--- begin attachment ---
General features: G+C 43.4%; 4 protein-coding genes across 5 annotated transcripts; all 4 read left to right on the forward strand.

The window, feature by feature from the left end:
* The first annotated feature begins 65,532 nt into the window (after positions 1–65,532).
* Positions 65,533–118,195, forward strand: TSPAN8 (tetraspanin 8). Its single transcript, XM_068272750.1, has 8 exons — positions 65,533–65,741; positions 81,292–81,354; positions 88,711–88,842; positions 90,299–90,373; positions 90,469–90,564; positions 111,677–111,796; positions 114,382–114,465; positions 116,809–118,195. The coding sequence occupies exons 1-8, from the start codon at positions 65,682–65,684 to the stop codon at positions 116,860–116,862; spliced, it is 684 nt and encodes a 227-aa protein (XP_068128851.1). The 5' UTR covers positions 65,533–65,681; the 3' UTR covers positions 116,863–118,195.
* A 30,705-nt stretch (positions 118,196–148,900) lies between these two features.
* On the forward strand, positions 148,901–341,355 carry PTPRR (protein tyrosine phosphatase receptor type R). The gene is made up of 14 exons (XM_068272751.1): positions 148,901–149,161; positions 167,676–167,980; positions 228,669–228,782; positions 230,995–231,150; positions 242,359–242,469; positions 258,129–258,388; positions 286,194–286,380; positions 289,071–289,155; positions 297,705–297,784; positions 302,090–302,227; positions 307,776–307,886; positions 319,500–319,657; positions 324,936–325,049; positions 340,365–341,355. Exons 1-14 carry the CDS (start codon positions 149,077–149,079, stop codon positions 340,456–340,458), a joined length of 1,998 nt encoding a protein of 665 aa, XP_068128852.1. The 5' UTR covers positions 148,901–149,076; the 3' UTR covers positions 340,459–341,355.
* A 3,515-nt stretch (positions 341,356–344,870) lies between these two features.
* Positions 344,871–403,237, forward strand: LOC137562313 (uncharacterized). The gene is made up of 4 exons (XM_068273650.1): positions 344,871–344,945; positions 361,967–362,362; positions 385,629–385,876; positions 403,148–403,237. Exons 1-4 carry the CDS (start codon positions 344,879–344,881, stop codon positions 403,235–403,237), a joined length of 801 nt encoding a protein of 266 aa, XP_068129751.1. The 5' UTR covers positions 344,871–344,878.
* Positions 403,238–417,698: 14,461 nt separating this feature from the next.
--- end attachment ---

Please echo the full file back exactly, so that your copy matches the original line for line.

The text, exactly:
General features: G+C 43.4%; 4 protein-coding genes across 5 annotated transcripts; all 4 read left to right on the forward strand.

The window, feature by feature from the left end:
* The first annotated feature begins 65,532 nt into the window (after positions 1–65,532).
* Positions 65,533–118,195, forward strand: TSPAN8 (tetraspanin 8). Its single transcript, XM_068272750.1, has 8 exons — positions 65,533–65,741; positions 81,292–81,354; positions 88,711–88,842; positions 90,299–90,373; positions 90,469–90,564; positions 111,677–111,796; positions 114,382–114,465; positions 116,809–118,195. The coding sequence occupies exons 1-8, from the start codon at positions 65,682–65,684 to the stop codon at positions 116,860–116,862; spliced, it is 684 nt and encodes a 227-aa protein (XP_068128851.1). The 5' UTR covers positions 65,533–65,681; the 3' UTR covers positions 116,863–118,195.
* A 30,705-nt stretch (positions 118,196–148,900) lies between these two features.
* On the forward strand, positions 148,901–341,355 carry PTPRR (protein tyrosine phosphatase receptor type R). The gene is made up of 14 exons (XM_068272751.1): positions 148,901–149,161; positions 167,676–167,980; positions 228,669–228,782; positions 230,995–231,150; positions 242,359–242,469; positions 258,129–258,388; positions 286,194–286,380; positions 289,071–289,155; positions 297,705–297,784; positions 302,090–302,227; positions 307,776–307,886; positions 319,500–319,657; positions 324,936–325,049; positions 340,365–341,355. Exons 1-14 carry the CDS (start codon positions 149,077–149,079, stop codon positions 340,456–340,458), a joined length of 1,998 nt encoding a protein of 665 aa, XP_068128852.1. The 5' UTR covers positions 148,901–149,076; the 3' UTR covers positions 340,459–341,355.
* A 3,515-nt stretch (positions 341,356–344,870) lies between these two features.
* Positions 344,871–403,237, forward strand: LOC137562313 (uncharacterized). The gene is made up of 4 exons (XM_068273650.1): positions 344,871–344,945; positions 361,967–362,362; positions 385,629–385,876; positions 403,148–403,237. Exons 1-4 carry the CDS (start codon positions 344,879–344,881, stop codon positions 403,235–403,237), a joined length of 801 nt encoding a protein of 266 aa, XP_068129751.1. The 5' UTR covers positions 344,871–344,878.
* Positions 403,238–417,698: 14,461 nt separating this feature from the next.